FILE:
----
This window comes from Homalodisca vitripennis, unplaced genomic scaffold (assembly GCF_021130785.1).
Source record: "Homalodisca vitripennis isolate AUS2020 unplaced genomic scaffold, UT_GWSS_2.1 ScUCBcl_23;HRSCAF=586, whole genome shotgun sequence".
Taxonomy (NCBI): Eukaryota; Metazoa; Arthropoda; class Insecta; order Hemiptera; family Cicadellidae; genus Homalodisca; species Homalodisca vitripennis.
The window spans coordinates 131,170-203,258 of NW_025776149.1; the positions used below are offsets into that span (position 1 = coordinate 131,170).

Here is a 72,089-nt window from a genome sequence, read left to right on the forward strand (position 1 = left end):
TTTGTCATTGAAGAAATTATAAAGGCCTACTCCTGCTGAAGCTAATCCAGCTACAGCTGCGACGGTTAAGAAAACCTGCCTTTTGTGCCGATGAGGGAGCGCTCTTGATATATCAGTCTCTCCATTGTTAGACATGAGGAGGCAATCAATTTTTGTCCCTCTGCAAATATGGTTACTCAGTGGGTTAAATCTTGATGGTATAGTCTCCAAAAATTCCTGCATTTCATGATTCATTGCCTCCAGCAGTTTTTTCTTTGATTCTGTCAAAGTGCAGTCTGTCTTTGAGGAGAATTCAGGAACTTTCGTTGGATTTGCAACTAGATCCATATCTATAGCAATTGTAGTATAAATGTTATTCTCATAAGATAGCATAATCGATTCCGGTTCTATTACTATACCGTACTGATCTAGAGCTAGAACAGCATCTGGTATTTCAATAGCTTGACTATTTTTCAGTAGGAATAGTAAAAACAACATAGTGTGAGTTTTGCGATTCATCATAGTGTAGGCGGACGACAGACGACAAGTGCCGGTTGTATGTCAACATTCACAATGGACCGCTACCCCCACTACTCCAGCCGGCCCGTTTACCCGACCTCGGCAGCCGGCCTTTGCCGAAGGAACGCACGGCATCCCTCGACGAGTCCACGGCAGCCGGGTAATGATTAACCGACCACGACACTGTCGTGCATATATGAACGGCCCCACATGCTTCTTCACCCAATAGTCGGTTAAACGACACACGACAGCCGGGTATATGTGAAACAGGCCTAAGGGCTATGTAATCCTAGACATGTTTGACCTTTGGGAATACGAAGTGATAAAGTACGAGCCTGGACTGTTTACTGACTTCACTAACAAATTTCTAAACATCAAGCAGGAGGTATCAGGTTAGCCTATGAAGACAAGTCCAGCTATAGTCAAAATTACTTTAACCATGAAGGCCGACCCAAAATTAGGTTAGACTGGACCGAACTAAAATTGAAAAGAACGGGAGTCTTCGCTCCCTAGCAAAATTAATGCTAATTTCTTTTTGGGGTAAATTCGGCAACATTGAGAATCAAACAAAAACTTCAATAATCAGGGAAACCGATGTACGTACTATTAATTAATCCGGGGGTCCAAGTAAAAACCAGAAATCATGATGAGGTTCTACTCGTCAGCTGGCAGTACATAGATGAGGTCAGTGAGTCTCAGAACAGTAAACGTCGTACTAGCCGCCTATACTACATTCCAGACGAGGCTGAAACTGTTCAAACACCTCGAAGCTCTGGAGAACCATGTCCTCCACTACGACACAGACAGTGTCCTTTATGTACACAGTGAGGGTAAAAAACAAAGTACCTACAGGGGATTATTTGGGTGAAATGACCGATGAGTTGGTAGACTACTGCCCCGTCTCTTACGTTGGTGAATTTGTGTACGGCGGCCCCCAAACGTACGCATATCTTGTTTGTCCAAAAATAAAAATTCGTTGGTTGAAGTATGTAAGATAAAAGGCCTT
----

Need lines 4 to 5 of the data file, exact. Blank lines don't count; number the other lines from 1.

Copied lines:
The window spans coordinates 131,170-203,258 of NW_025776149.1; the positions used below are offsets into that span (position 1 = coordinate 131,170).

Here is a 72,089-nt window from a genome sequence, read left to right on the forward strand (position 1 = left end):